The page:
5. Linda Arnoldus says:

    It’s in my nature to side with Williams, since she’s a woman of color and a feminist. The social justice warrior in me wants to defend her and say that the ref was racist, sexist, etc. However, I think the situation is a little more complicated than that. Every sport has its rules, and you change those rules through protest, not by angrily smashing your tennis racket. It’s one thing to stand up against sexist norms, but it’s another to go off on a ref for doing his job. Williams’ net worth is $84 million, so she surely has the power to protest and rally support for her cause. I don’t think she went about it the right way, but I do support her cause.

  6. Talle says:

    I do believe that Williams breaking her racket was unprofessional, but if the roles were flipped and she was a male it would be deemed as normal. Women are not allowed to show aggression in any way on any form. I fully back Serena Williams when she states that there is a clear line of inequality. Although her actions could have been more professional, she had every right to react in the way that she did.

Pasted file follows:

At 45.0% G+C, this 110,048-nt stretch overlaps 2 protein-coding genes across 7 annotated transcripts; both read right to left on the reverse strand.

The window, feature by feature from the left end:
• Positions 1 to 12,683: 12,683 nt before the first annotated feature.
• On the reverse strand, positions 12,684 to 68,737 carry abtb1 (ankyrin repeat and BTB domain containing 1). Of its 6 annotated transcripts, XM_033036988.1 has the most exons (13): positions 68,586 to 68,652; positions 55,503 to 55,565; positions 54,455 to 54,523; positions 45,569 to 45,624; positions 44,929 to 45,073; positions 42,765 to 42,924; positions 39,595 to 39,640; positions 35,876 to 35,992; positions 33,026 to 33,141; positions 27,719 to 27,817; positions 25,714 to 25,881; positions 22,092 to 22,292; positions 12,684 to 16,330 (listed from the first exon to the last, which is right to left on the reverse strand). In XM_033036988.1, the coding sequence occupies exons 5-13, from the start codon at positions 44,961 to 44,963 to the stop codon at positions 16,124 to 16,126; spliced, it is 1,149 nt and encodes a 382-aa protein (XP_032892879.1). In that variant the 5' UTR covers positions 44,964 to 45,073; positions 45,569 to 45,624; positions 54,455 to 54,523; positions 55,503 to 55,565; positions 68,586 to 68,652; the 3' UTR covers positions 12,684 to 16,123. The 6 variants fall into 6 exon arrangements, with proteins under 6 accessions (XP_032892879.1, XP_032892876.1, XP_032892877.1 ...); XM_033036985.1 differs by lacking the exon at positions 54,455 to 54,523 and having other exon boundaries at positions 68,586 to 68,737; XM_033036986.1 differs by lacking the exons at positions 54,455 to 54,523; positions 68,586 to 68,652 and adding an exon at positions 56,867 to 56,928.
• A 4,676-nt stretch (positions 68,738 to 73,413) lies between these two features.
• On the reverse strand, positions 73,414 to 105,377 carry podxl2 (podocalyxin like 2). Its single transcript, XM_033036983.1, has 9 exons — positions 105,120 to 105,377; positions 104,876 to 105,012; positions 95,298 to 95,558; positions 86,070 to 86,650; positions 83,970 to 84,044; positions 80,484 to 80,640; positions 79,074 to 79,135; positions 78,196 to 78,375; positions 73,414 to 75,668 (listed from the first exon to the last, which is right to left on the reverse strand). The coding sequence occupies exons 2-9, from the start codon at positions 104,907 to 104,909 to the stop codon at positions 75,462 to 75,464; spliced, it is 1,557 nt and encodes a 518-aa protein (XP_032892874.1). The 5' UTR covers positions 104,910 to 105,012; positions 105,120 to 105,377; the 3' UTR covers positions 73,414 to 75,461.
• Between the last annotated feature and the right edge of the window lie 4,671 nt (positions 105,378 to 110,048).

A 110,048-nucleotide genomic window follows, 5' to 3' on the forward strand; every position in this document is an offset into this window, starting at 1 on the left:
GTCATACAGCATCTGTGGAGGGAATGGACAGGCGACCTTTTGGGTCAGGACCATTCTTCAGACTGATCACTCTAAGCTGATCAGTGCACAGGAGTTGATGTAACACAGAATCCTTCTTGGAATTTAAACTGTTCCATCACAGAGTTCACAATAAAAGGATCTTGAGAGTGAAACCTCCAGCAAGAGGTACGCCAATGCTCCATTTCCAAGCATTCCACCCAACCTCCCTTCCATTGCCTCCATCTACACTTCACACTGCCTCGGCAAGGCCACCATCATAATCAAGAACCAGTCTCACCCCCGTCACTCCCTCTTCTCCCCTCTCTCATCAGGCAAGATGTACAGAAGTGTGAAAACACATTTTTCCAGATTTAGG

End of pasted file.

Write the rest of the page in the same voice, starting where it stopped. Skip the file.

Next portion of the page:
7. Emily says:

    Honestly, I don’t know if it’s because she was a women or Ramos just didn’t like her. I back Williams on the fact that if she was a male this wouldn’t happen and that she didn’t deserve that treatment. I’m sure guys have been coached form the sidelines and things have never been said before or said something that would be considered rude and not charged a penalty. Williams breaking her racket was definitely unprofessional and I understand the warning in place for that, but it shouldn’t have cost her a point. I feel like this whole thing was unfair to Williams and that there was something else going on.

  8. Kinsey says:

    As someone who plays tennis for leisure and played at my home high school, Williams’ actions and comments were entirely inappropriate. Breaking a racket during profession play is ridiculous she has been playing her entire life (i.e. she know the rules). On the other hand, the violations that were imposed upon her have nothing to do with sexism. Men also are called out for such violations. For example, during this season’s Wibledon Men’s Singles champion, Novak Djokovic, was called out during one of his watching for beating his racket on the court (link: https://www.businessinsider.com/wimbledon-novak-djokovic-smashes-his-racket-argues-with-the-umpire-2018-7). Although he is also a profession, he was angry about the call, but finished the match. There is nothing to do with sex. She broke a rule and needs to get over it and take responsibility for losing the match just like everyone else.